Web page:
New platform provides cloud-controlled management for IP-based models
Long before COVID transformed live sports production, The Video Call Center pioneered solutions that allowed content creators to get camera feeds from virtually any device in a live production environment. From their Caller Cloud and Caller Queue solutions to HAT (Host Automation Technology), VCC has been at the forefront of harnessing the power of smartphone cameras as a live source while opening the door to operations to rethink the conventional control room.
At NAB 2022, The Video Call Center introduced its brand new service: AirFirst. The company calls the first cloud-controlled management system for IP-based live remotes. SVG caught up Larry Thaler, Video Call Center CEO to learn more about how AirFirst improves operational efficiency and to hear their thoughts on the first in-person NAB Lounge since 2019.
What was your company’s strategy leading up to this NAB Show, the first in person in three years?
This was the first time we publicly showed AirFirst, the new platform we’ve implemented. We’ve been making remotes through smartphones for seven years now, and all of our knowledge is on that platform. All efficiencies gained in our operations flow into AirFirst.
Inevitably, for example, [prospective clients we met with] were saying, “We’re setting up all these Skype TX boxes, and we’re having trouble keeping up with the volume. It’s too much work. People don’t know their Skype names; we don’t know if they are downloading skype TX or if they have downloaded skype for business which is not working at all. We get bad results. We can help, and we could take hours and hours out of your day making the connections really efficient. There were a lot of people who came up to us and said, ‘We rigged juries with Zoom or [Microsoft] The teams. These people were really into the platform, and having the opportunity to show it to them was just awesome.
Can you tell us more about AirFirst? What does he bring to the live production industry?
AirFirst was really the only thing we showed to [NAB 2022]. Of course, we still have our service business, Caller Cloud, but quite frankly what we wanted to do was show that this capability can be in anyone’s hands and that not only are we willing to share this technology with people, but that we are ready to train people in what we do. The participants were very enthusiastic.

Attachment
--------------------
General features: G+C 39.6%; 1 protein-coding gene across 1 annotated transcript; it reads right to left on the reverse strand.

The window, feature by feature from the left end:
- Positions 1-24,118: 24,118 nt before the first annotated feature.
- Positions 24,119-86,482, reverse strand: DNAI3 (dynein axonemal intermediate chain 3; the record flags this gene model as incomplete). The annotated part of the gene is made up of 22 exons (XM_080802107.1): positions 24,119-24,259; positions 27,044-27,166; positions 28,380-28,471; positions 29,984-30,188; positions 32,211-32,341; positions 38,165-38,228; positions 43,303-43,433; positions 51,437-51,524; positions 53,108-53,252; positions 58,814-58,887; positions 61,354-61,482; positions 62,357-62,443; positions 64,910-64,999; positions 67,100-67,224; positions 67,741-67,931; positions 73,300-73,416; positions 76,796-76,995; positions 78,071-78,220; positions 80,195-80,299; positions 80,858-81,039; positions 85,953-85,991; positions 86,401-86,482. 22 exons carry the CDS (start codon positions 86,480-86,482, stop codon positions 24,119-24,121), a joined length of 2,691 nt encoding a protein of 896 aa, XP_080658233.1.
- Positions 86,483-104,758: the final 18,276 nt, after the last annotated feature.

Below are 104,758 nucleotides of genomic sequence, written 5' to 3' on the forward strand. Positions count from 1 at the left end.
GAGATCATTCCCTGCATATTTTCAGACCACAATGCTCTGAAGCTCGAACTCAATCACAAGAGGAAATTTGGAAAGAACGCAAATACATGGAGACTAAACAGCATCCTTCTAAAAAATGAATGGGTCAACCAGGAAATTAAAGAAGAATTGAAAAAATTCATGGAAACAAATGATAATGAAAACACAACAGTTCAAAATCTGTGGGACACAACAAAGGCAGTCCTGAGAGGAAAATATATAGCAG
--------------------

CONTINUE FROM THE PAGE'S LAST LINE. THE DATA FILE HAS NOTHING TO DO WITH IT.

We had a very large broadcaster in the Middle East who struggled to do the volume of remotes they have. One of the things we shared with people was that we now have a very large news customer who does about 25,000 remotes a year and we took 20 minutes or more on each of those remotes. When you multiply that, that’s a lot of hours saved. We are very happy to do this, not only for them, but also for other people.
Were there any additional trends or common pain points that emerged as you spoke to NAB 2022 visitors throughout the week?
I think what we heard most was that at the start of the pandemic, people were setting up whatever they could find as fast as they could to get on the air. An “any port in the storm” strategy. No one expected it to last this long. Not only do they have to use those same workflows that were rushed together, [but] they see the volume of work they do increase in this way and they cannot manage it. That’s when you need something that can handle the volume and can handle it across the team. It seemed very precious to them.
What was your overall assessment of NAB 2022? How did it feel to be back at an in-person trade show after so long?
We had a great show. First of all, it was great to reconnect with people in person. It was really nice. It was like the world was a little more normal. We found people were drawn to what we had, and it was great to see old faces and meet so many new people.